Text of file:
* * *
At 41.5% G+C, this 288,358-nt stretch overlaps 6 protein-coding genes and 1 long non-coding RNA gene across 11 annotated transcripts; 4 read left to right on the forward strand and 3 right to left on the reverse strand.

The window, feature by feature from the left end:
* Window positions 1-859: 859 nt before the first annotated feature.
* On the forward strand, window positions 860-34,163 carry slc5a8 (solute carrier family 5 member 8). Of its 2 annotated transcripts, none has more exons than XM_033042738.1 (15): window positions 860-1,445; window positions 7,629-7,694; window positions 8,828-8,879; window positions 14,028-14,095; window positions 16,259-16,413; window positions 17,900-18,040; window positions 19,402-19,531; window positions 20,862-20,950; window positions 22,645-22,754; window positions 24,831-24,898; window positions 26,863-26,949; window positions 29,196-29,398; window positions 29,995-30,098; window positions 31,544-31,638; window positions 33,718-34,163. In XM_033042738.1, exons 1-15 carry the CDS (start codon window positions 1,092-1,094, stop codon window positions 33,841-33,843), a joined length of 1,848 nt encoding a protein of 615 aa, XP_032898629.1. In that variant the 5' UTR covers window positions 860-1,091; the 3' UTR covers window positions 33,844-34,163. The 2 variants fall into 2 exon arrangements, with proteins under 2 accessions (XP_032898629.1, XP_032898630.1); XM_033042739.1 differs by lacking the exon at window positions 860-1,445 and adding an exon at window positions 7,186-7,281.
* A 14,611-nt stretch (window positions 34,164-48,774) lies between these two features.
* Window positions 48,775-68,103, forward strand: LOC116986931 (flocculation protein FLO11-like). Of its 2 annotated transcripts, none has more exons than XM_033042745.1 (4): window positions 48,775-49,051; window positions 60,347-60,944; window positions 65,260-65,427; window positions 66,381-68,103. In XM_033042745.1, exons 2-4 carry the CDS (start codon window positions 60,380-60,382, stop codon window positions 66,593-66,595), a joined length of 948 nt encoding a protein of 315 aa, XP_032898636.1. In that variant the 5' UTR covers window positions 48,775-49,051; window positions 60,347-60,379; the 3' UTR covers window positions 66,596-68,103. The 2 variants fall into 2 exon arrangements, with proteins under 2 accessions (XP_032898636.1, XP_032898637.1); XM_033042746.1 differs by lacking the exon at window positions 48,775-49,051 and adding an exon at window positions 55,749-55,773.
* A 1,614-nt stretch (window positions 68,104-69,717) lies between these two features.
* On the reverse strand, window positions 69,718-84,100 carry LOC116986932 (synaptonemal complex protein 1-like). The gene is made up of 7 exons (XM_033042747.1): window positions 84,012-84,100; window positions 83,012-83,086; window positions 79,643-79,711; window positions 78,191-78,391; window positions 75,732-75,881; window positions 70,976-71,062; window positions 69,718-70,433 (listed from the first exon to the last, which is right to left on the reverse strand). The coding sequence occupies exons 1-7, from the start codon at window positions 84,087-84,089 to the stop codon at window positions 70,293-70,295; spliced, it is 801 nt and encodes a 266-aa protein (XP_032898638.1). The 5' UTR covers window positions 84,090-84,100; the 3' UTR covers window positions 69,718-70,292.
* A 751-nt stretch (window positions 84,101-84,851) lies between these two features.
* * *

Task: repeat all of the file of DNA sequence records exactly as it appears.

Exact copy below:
At 41.5% G+C, this 288,358-nt stretch overlaps 6 protein-coding genes and 1 long non-coding RNA gene across 11 annotated transcripts; 4 read left to right on the forward strand and 3 right to left on the reverse strand.

The window, feature by feature from the left end:
* Window positions 1-859: 859 nt before the first annotated feature.
* On the forward strand, window positions 860-34,163 carry slc5a8 (solute carrier family 5 member 8). Of its 2 annotated transcripts, none has more exons than XM_033042738.1 (15): window positions 860-1,445; window positions 7,629-7,694; window positions 8,828-8,879; window positions 14,028-14,095; window positions 16,259-16,413; window positions 17,900-18,040; window positions 19,402-19,531; window positions 20,862-20,950; window positions 22,645-22,754; window positions 24,831-24,898; window positions 26,863-26,949; window positions 29,196-29,398; window positions 29,995-30,098; window positions 31,544-31,638; window positions 33,718-34,163. In XM_033042738.1, exons 1-15 carry the CDS (start codon window positions 1,092-1,094, stop codon window positions 33,841-33,843), a joined length of 1,848 nt encoding a protein of 615 aa, XP_032898629.1. In that variant the 5' UTR covers window positions 860-1,091; the 3' UTR covers window positions 33,844-34,163. The 2 variants fall into 2 exon arrangements, with proteins under 2 accessions (XP_032898629.1, XP_032898630.1); XM_033042739.1 differs by lacking the exon at window positions 860-1,445 and adding an exon at window positions 7,186-7,281.
* A 14,611-nt stretch (window positions 34,164-48,774) lies between these two features.
* Window positions 48,775-68,103, forward strand: LOC116986931 (flocculation protein FLO11-like). Of its 2 annotated transcripts, none has more exons than XM_033042745.1 (4): window positions 48,775-49,051; window positions 60,347-60,944; window positions 65,260-65,427; window positions 66,381-68,103. In XM_033042745.1, exons 2-4 carry the CDS (start codon window positions 60,380-60,382, stop codon window positions 66,593-66,595), a joined length of 948 nt encoding a protein of 315 aa, XP_032898636.1. In that variant the 5' UTR covers window positions 48,775-49,051; window positions 60,347-60,379; the 3' UTR covers window positions 66,596-68,103. The 2 variants fall into 2 exon arrangements, with proteins under 2 accessions (XP_032898636.1, XP_032898637.1); XM_033042746.1 differs by lacking the exon at window positions 48,775-49,051 and adding an exon at window positions 55,749-55,773.
* A 1,614-nt stretch (window positions 68,104-69,717) lies between these two features.
* On the reverse strand, window positions 69,718-84,100 carry LOC116986932 (synaptonemal complex protein 1-like). The gene is made up of 7 exons (XM_033042747.1): window positions 84,012-84,100; window positions 83,012-83,086; window positions 79,643-79,711; window positions 78,191-78,391; window positions 75,732-75,881; window positions 70,976-71,062; window positions 69,718-70,433 (listed from the first exon to the last, which is right to left on the reverse strand). The coding sequence occupies exons 1-7, from the start codon at window positions 84,087-84,089 to the stop codon at window positions 70,293-70,295; spliced, it is 801 nt and encodes a 266-aa protein (XP_032898638.1). The 5' UTR covers window positions 84,090-84,100; the 3' UTR covers window positions 69,718-70,292.
* A 751-nt stretch (window positions 84,101-84,851) lies between these two features.